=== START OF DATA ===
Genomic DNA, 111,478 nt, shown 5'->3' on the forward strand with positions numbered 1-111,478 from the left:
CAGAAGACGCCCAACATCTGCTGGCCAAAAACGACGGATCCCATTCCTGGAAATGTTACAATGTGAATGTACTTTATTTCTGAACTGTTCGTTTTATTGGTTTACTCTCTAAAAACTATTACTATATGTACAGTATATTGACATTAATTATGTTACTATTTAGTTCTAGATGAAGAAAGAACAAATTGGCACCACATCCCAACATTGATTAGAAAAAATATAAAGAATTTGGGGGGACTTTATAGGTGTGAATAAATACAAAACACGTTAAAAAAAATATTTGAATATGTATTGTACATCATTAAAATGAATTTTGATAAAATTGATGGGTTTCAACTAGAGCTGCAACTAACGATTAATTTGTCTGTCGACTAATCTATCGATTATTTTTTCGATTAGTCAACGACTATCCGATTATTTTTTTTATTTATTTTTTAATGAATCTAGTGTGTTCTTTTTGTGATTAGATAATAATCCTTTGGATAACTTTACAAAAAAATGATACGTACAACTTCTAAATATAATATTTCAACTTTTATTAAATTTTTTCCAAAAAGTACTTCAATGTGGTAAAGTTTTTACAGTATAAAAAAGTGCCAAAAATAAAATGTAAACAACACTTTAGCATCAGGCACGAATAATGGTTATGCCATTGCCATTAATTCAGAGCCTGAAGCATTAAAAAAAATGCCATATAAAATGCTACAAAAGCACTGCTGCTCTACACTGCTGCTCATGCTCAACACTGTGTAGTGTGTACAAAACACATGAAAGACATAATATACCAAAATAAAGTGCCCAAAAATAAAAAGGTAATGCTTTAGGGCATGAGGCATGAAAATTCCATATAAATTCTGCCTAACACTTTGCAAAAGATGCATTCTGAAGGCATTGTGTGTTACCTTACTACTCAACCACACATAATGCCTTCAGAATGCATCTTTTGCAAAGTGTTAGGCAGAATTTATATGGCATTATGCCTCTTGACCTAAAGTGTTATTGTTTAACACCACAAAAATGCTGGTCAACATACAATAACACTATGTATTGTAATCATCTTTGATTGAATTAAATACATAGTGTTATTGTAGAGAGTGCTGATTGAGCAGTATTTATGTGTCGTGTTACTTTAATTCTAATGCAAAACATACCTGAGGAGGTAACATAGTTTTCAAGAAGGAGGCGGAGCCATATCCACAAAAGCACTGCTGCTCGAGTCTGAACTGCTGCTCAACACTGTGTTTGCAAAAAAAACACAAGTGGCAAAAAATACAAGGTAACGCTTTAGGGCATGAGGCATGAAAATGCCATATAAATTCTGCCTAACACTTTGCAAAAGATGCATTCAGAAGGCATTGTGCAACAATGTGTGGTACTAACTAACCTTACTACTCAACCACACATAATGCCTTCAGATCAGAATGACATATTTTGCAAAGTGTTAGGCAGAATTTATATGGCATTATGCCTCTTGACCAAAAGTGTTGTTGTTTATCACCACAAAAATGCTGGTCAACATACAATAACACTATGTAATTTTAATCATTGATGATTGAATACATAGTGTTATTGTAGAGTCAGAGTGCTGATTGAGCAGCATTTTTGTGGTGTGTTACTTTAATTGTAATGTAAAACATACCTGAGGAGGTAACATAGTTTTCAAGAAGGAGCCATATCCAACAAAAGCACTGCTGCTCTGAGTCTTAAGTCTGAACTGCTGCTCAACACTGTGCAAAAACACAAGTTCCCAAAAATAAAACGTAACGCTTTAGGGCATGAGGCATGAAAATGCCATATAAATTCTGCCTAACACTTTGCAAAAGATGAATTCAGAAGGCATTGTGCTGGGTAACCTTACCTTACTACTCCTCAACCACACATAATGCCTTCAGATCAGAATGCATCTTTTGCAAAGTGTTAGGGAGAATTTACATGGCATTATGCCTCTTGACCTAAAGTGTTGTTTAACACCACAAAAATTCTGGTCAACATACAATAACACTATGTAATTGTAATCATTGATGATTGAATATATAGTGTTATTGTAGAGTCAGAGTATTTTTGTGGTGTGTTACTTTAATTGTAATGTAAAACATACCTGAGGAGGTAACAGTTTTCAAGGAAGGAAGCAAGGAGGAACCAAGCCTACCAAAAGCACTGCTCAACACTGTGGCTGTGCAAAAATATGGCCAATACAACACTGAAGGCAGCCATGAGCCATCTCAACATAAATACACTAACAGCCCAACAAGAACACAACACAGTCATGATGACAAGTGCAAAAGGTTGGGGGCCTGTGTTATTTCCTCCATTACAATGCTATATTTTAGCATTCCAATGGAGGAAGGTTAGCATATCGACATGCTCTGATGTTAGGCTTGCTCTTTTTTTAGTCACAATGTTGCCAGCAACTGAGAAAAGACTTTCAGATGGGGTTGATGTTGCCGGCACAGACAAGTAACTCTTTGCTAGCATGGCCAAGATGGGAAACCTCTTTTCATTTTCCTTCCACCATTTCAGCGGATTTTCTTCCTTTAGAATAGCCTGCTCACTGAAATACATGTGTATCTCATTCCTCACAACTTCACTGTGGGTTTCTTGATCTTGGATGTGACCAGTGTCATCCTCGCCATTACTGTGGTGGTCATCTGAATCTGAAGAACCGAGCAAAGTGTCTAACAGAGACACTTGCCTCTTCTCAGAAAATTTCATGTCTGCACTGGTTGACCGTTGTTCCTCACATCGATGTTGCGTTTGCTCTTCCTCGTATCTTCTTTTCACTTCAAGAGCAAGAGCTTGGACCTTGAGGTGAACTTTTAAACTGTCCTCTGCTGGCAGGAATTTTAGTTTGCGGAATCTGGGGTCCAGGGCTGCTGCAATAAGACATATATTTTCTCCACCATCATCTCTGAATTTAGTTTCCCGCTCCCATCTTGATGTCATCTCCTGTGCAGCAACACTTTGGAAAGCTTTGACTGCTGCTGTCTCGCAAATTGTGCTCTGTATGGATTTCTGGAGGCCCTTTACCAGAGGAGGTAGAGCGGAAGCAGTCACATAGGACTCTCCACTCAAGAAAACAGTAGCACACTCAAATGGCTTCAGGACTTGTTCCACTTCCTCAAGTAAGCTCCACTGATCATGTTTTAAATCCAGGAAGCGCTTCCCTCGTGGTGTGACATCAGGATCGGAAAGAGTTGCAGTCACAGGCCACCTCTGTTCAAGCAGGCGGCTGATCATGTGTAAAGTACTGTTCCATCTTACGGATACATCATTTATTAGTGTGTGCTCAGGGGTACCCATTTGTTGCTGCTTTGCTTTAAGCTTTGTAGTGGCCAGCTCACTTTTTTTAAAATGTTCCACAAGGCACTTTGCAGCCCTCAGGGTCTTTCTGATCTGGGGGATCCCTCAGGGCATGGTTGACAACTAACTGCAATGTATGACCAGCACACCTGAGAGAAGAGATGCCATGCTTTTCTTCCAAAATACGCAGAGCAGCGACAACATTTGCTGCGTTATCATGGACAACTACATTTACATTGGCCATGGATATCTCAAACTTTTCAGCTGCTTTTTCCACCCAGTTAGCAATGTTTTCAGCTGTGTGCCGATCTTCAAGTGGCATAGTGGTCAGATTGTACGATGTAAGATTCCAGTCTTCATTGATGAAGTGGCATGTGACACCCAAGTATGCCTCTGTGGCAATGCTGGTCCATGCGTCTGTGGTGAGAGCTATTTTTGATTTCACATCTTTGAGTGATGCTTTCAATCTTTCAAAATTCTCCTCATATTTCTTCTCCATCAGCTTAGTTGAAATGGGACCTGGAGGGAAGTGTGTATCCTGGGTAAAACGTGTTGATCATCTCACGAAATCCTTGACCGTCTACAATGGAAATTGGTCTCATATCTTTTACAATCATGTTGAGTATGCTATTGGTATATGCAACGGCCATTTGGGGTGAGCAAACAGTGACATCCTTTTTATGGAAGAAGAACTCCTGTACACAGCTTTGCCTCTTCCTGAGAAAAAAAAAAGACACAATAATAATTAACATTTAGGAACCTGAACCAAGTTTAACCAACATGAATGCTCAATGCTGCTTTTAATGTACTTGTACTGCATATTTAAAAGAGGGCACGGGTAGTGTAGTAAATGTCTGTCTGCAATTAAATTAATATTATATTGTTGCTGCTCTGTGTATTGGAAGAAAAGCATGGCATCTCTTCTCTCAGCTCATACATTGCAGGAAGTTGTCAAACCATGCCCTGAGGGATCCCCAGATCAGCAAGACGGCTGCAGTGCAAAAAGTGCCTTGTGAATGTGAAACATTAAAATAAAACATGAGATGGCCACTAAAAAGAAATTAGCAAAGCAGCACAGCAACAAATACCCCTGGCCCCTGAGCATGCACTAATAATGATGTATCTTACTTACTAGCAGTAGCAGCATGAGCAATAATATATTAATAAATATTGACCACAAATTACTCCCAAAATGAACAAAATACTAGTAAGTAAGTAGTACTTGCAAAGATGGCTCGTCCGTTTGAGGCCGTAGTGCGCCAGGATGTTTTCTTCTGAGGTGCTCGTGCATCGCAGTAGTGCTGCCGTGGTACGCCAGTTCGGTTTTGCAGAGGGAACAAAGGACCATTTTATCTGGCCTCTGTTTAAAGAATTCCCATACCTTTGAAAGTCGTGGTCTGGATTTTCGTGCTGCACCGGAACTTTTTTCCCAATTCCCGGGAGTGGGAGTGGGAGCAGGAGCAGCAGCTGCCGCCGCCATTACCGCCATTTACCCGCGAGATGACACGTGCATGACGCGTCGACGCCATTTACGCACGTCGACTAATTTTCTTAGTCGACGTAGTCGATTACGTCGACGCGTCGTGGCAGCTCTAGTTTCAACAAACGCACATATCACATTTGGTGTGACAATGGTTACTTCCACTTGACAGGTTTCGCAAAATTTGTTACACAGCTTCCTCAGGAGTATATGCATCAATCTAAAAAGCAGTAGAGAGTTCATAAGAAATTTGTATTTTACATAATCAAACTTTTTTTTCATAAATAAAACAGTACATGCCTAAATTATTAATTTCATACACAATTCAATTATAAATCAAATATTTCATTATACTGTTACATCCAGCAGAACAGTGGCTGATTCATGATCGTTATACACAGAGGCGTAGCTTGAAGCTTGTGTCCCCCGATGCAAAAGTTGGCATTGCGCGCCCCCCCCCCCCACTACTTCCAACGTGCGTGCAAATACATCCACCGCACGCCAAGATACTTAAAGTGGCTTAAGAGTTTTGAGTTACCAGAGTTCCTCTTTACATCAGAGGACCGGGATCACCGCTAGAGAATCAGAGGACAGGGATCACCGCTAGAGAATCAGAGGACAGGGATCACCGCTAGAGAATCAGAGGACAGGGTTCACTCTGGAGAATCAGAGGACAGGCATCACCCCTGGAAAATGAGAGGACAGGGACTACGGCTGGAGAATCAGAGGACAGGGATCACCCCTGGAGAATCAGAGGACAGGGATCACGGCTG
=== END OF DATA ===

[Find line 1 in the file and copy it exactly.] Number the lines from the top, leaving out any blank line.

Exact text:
Genomic DNA, 111,478 nt, shown 5'->3' on the forward strand with positions numbered 1-111,478 from the left: